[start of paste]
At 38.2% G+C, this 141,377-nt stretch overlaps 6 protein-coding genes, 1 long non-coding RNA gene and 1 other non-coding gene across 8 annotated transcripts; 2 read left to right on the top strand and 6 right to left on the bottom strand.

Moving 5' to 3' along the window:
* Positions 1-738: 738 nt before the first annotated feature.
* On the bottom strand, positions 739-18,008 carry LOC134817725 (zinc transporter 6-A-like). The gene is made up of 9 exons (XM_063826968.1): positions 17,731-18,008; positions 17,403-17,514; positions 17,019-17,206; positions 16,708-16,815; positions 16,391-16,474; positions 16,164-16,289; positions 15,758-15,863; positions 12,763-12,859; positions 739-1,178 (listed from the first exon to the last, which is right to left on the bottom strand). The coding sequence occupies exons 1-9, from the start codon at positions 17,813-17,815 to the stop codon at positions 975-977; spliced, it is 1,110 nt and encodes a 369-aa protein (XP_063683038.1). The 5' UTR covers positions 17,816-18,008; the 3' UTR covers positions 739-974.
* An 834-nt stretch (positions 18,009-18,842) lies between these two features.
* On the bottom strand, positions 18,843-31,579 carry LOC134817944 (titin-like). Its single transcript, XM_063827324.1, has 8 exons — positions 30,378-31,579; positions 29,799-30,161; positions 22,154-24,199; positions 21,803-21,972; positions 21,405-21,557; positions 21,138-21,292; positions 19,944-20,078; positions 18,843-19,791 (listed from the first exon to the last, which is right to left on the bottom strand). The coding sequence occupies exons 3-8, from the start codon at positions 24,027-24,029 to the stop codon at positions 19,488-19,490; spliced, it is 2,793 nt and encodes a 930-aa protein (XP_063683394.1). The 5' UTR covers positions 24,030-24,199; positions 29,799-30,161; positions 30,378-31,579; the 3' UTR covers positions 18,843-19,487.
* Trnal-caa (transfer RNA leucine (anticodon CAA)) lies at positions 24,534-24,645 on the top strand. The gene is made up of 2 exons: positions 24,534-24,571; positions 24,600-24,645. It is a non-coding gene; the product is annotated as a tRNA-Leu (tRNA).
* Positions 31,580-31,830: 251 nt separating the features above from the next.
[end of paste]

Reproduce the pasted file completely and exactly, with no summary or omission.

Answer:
At 38.2% G+C, this 141,377-nt stretch overlaps 6 protein-coding genes, 1 long non-coding RNA gene and 1 other non-coding gene across 8 annotated transcripts; 2 read left to right on the top strand and 6 right to left on the bottom strand.

Moving 5' to 3' along the window:
* Positions 1-738: 738 nt before the first annotated feature.
* On the bottom strand, positions 739-18,008 carry LOC134817725 (zinc transporter 6-A-like). The gene is made up of 9 exons (XM_063826968.1): positions 17,731-18,008; positions 17,403-17,514; positions 17,019-17,206; positions 16,708-16,815; positions 16,391-16,474; positions 16,164-16,289; positions 15,758-15,863; positions 12,763-12,859; positions 739-1,178 (listed from the first exon to the last, which is right to left on the bottom strand). The coding sequence occupies exons 1-9, from the start codon at positions 17,813-17,815 to the stop codon at positions 975-977; spliced, it is 1,110 nt and encodes a 369-aa protein (XP_063683038.1). The 5' UTR covers positions 17,816-18,008; the 3' UTR covers positions 739-974.
* An 834-nt stretch (positions 18,009-18,842) lies between these two features.
* On the bottom strand, positions 18,843-31,579 carry LOC134817944 (titin-like). Its single transcript, XM_063827324.1, has 8 exons — positions 30,378-31,579; positions 29,799-30,161; positions 22,154-24,199; positions 21,803-21,972; positions 21,405-21,557; positions 21,138-21,292; positions 19,944-20,078; positions 18,843-19,791 (listed from the first exon to the last, which is right to left on the bottom strand). The coding sequence occupies exons 3-8, from the start codon at positions 24,027-24,029 to the stop codon at positions 19,488-19,490; spliced, it is 2,793 nt and encodes a 930-aa protein (XP_063683394.1). The 5' UTR covers positions 24,030-24,199; positions 29,799-30,161; positions 30,378-31,579; the 3' UTR covers positions 18,843-19,487.
* Trnal-caa (transfer RNA leucine (anticodon CAA)) lies at positions 24,534-24,645 on the top strand. The gene is made up of 2 exons: positions 24,534-24,571; positions 24,600-24,645. It is a non-coding gene; the product is annotated as a tRNA-Leu (tRNA).
* Positions 31,580-31,830: 251 nt separating the features above from the next.